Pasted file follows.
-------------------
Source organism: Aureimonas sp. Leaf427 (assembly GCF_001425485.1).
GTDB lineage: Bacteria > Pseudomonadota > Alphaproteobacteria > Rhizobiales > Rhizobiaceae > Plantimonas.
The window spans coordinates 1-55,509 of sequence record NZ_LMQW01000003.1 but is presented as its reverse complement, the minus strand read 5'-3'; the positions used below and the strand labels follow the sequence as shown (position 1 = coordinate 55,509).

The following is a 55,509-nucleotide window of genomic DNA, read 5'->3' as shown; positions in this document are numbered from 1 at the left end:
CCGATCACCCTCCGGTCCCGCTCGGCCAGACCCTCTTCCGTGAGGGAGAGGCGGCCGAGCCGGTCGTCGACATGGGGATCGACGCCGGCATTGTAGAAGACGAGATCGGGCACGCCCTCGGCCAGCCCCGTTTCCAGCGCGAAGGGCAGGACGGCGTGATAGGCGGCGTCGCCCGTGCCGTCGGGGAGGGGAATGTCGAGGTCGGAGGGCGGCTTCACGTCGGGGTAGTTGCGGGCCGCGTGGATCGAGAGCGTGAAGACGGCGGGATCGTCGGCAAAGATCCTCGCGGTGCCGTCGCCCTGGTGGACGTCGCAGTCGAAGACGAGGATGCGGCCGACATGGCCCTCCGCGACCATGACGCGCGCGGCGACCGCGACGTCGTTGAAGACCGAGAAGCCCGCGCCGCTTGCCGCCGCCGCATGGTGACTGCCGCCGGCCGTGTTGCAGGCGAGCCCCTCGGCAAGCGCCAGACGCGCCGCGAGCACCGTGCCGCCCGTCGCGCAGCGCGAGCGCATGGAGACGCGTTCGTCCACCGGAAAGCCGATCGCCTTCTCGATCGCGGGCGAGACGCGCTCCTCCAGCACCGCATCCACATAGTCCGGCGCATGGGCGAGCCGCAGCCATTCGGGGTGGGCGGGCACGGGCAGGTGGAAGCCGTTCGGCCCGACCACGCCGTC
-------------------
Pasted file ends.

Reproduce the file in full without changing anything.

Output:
Source organism: Aureimonas sp. Leaf427 (assembly GCF_001425485.1).
GTDB lineage: Bacteria > Pseudomonadota > Alphaproteobacteria > Rhizobiales > Rhizobiaceae > Plantimonas.
The window spans coordinates 1-55,509 of sequence record NZ_LMQW01000003.1 but is presented as its reverse complement, the minus strand read 5'-3'; the positions used below and the strand labels follow the sequence as shown (position 1 = coordinate 55,509).

The following is a 55,509-nucleotide window of genomic DNA, read 5'->3' as shown; positions in this document are numbered from 1 at the left end:
CCGATCACCCTCCGGTCCCGCTCGGCCAGACCCTCTTCCGTGAGGGAGAGGCGGCCGAGCCGGTCGTCGACATGGGGATCGACGCCGGCATTGTAGAAGACGAGATCGGGCACGCCCTCGGCCAGCCCCGTTTCCAGCGCGAAGGGCAGGACGGCGTGATAGGCGGCGTCGCCCGTGCCGTCGGGGAGGGGAATGTCGAGGTCGGAGGGCGGCTTCACGTCGGGGTAGTTGCGGGCCGCGTGGATCGAGAGCGTGAAGACGGCGGGATCGTCGGCAAAGATCCTCGCGGTGCCGTCGCCCTGGTGGACGTCGCAGTCGAAGACGAGGATGCGGCCGACATGGCCCTCCGCGACCATGACGCGCGCGGCGACCGCGACGTCGTTGAAGACCGAGAAGCCCGCGCCGCTTGCCGCCGCCGCATGGTGACTGCCGCCGGCCGTGTTGCAGGCGAGCCCCTCGGCAAGCGCCAGACGCGCCGCGAGCACCGTGCCGCCCGTCGCGCAGCGCGAGCGCATGGAGACGCGTTCGTCCACCGGAAAGCCGATCGCCTTCTCGATCGCGGGCGAGACGCGCTCCTCCAGCACCGCATCCACATAGTCCGGCGCATGGGCGAGCCGCAGCCATTCGGGGTGGGCGGGCACGGGCAGGTGGAAGCCGTTCGGCCCGACCACGCCGTC